Round 6 (#192 overall): Jon Runyan, Jr. – OG – Green Bay Packers
Runyan, who played left tackle at Michigan, will probably slide into the guard position in the NFL. The Packers are pretty set at guard for 2020, so Runyan will basically be fighting for a backup gig. It helps that he could potentially play all five positions, since he worked at center during his early college years. You need a swing guy, so he has a chance to stick.
Round 6 (#205 overall): Josh Metellus – S – Minnesota Vikings
Metellus probably needs to be a guy who plays closer to the line of scrimmage. It might be difficult to make the roster, but he had decent testing numbers. He’s the type of safety you take late. There aren’t a lot of playmakers available late in the draft at defensive back.
Round 6 (#213 overall): Jordan Glasgow – LB – Indianapolis Colts
This is an amazing story regarding the three Glasgow brothers. All three were walk-ons at Michigan, and all three turned into draft picks (Graham Glasgow in 2016, Ryan Glasgow in 2017, and now Jordan). If that’s not true player development, I don’t know what is. Glasgow looked good at the East-West Shrine Game, and he’s going to bust his tail to make the team in any way, whether it’s on defense or as a special teams guy.
Lavert Hill – CB
Hill went undrafted. I was both surprised and not surprised. I was surprised in the context of Mike Danna, a backup defensive end who got picked in the fifth, while a 1st Team All-Big Ten guy didn’t get picked. I wasn’t surprised because I don’t see NFL traits from Hill. He doesn’t have the speed to stick on the outside, and he’s not physical enough to play in the slot. He did, however, sign with the Chiefs as an undrafted free agent.
Sean McKeon – TE
I only put McKeon in the draft because his position coach (Sherrone Moore) said he was about to get drafted, and I thought maybe he had some inside information. Ultimately, McKeon is just an average tight end. He signed with the Cowboys as an undrafted free agent, and it’s not uncommon for undrafted tight ends to find a role somewhere, so maybe he’ll stick.
Shea Patterson – QB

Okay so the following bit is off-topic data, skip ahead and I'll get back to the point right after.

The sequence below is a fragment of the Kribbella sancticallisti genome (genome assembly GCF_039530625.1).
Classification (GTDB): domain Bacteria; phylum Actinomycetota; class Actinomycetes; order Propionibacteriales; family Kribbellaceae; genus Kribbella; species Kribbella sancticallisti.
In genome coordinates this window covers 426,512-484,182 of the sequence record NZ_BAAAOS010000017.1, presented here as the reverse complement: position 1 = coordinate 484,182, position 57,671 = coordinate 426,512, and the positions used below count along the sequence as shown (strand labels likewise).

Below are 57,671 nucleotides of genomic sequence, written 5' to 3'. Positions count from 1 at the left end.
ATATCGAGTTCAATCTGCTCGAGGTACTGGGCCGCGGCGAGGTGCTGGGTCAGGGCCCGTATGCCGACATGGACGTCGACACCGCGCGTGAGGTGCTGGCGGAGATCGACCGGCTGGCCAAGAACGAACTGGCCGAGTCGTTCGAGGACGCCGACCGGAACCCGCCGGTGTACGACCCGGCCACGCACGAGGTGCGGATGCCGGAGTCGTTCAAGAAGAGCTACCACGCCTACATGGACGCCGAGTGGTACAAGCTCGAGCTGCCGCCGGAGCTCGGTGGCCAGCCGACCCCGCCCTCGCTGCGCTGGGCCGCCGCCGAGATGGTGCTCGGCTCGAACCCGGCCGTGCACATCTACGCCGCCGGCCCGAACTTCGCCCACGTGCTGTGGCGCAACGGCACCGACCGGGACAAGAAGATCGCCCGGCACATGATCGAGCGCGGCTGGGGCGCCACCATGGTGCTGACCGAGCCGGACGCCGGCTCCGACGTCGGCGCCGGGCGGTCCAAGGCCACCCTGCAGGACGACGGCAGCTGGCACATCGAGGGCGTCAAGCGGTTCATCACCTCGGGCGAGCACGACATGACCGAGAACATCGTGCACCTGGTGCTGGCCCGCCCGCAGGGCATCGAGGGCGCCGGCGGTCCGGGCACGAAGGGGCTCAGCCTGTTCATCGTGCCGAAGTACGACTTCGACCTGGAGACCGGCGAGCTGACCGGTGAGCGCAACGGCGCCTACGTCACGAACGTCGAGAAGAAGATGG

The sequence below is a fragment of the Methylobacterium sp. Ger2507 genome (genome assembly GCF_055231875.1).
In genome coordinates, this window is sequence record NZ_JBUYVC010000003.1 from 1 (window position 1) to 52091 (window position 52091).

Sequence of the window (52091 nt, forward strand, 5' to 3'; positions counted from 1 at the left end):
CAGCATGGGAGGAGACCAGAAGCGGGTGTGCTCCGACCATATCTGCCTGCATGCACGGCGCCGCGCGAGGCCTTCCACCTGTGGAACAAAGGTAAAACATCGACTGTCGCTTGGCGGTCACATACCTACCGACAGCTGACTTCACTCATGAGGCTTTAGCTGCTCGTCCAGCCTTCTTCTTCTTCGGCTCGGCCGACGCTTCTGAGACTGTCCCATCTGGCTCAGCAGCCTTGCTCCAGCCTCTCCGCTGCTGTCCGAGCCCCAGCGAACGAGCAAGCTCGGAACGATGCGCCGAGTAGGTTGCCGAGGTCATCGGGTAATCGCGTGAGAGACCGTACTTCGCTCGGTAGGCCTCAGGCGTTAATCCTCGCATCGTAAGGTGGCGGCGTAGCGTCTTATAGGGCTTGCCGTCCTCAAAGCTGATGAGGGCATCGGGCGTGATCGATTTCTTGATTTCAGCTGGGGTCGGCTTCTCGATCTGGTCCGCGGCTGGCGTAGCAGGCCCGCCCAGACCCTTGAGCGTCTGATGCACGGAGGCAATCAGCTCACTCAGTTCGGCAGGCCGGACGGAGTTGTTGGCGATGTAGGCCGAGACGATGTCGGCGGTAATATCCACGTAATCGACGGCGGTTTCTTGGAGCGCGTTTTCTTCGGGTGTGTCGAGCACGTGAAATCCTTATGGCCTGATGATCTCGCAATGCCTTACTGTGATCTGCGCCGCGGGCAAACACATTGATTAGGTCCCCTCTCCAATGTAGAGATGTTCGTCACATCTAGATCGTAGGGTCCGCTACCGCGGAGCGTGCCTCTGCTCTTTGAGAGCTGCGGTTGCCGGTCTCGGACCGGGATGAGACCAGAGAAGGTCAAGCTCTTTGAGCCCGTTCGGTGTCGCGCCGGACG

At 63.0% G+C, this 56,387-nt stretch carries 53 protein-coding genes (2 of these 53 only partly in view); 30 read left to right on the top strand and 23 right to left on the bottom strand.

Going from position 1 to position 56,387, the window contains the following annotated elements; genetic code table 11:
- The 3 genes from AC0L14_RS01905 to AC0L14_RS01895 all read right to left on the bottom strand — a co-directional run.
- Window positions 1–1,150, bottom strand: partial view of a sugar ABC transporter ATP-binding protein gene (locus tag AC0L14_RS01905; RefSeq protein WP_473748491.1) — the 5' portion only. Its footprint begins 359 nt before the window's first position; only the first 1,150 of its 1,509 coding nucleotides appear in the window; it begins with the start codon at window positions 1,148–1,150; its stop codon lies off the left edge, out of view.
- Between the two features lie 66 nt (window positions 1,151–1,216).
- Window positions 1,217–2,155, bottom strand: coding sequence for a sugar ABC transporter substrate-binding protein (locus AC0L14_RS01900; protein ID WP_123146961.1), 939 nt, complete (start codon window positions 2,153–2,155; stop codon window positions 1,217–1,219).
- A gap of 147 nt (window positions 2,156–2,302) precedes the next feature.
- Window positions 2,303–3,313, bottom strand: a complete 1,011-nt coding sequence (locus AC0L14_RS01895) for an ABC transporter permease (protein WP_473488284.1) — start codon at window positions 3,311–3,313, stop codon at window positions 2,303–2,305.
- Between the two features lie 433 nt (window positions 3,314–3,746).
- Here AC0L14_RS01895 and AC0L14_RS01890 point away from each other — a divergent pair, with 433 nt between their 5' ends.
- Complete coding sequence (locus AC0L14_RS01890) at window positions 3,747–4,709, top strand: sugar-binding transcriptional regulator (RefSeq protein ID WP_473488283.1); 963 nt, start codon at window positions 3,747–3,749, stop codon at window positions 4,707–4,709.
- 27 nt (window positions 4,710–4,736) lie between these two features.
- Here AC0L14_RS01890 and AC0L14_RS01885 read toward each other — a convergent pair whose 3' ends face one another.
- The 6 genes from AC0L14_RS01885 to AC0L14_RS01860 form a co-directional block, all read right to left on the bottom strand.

Patterson went undrafted, which was not a surprise. He doesn’t throw a good ball, and his decision making is questionable. Not to make a mountain out of a molehill, but there was talk last off-season that Patterson spent too little time on football and too much time playing golf. I have no idea if that’s accurate or not, but right about now, I’m guessing Patterson is re-thinking some of his decisions – to leave Ole Miss, to pick Michigan, to stay for his senior year, to not work harder, to not pursue a baseball career when he was drafted, etc. I do hope he gets signed by someone, but as of Sunday morning, there are no reports of his signing a UDFA contract.
Round 2 (#62 overall): A.J. Dillon – RB – Green Bay Packers
Dillon was a bit of a surprise pick in the second round, going to the Packers. He was committed to Michigan at one point, but word on the street was that Michigan wanted him to be open to playing linebacker, so he went to Boston College instead. He had an outstanding college career, but I know some analysts were/are surprised that the Packers didn’t find receiving help for Aaron Rodgers.
Round 3 (#88 overall): Jordan Elliott – DT – Cleveland Browns
I have no idea whether Elliott will be any good in Cleveland, but he was at one time committed to Michigan (along with Baylor and Houston) and signed with Texas before transferring to Missouri. That’s five colleges who were, at one time or another, depending on his services.
Round 3 (#91 overall): Devin Asiasi – TE – New England Patriots
Asiasi transferred from Michigan to UCLA after his freshman year in 2016. Now he will have a chance to be the Patriots’ tight end, a position they’re trying to solidify after Rob Gronkowski retired (before unretiring to play with Tom Brady in Tampa Bay).
Round 7 (#249 overall): Brian Cole II – S/OLB – Minnesota Vikings
Cole was a wide receiver at Michigan during his freshman year, but some poor decisions led to a quick departure. He ended up at JUCO (East Mississippi Junior College of Last Chance U fame) before landing at Mississippi State. There were only 255 picks in the draft, and Cole sneaked into the compensatory picks right before the end.
David Reese II – LB – Carolina Panthers
Reese was a four-year starter at Florida after balking at the idea of playing fullback at Michigan. Despite that experience and solid play, he went undrafted and goes to the Panthers as a free agent.
Garrett Taylor – S – Buffalo Bills
Taylor, a one-time Michigan commit, has signed with the Bills as an undrafted free agent.
Keith Washington – CB – New Orleans Saints
Washington, who spent a couple years at Michigan before departing for West Virginia, went undrafted and got picked up by the Saints.